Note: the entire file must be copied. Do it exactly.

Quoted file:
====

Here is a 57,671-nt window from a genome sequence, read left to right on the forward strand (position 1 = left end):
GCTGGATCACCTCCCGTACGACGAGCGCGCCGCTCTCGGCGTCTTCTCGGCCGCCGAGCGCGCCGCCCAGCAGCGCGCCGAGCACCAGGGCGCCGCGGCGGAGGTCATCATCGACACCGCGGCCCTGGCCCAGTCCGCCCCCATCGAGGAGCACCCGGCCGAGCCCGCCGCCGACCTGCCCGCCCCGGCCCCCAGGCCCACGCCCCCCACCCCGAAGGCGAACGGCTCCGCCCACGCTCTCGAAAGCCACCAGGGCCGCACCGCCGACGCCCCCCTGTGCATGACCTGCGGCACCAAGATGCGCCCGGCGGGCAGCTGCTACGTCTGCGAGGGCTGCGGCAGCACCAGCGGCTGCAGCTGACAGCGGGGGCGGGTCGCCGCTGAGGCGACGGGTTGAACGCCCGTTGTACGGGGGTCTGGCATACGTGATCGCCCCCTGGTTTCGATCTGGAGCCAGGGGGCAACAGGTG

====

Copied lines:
Here is a 57,671-nt window from a genome sequence, read left to right on the forward strand (position 1 = left end):
GCTGGATCACCTCCCGTACGACGAGCGCGCCGCTCTCGGCGTCTTCTCGGCCGCCGAGCGCGCCGCCCAGCAGCGCGCCGAGCACCAGGGCGCCGCGGCGGAGGTCATCATCGACACCGCGGCCCTGGCCCAGTCCGCCCCCATCGAGGAGCACCCGGCCGAGCCCGCCGCCGACCTGCCCGCCCCGGCCCCCAGGCCCACGCCCCCCACCCCGAAGGCGAACGGCTCCGCCCACGCTCTCGAAAGCCACCAGGGCCGCACCGCCGACGCCCCCCTGTGCATGACCTGCGGCACCAAGATGCGCCCGGCGGGCAGCTGCTACGTCTGCGAGGGCTGCGGCAGCACCAGCGGCTGCAGCTGACAGCGGGGGCGGGTCGCCGCTGAGGCGACGGGTTGAACGCCCGTTGTACGGGGGTCTGGCATACGTGATCGCCCCCTGGTTTCGATCTGGAGCCAGGGGGCAACAGGTG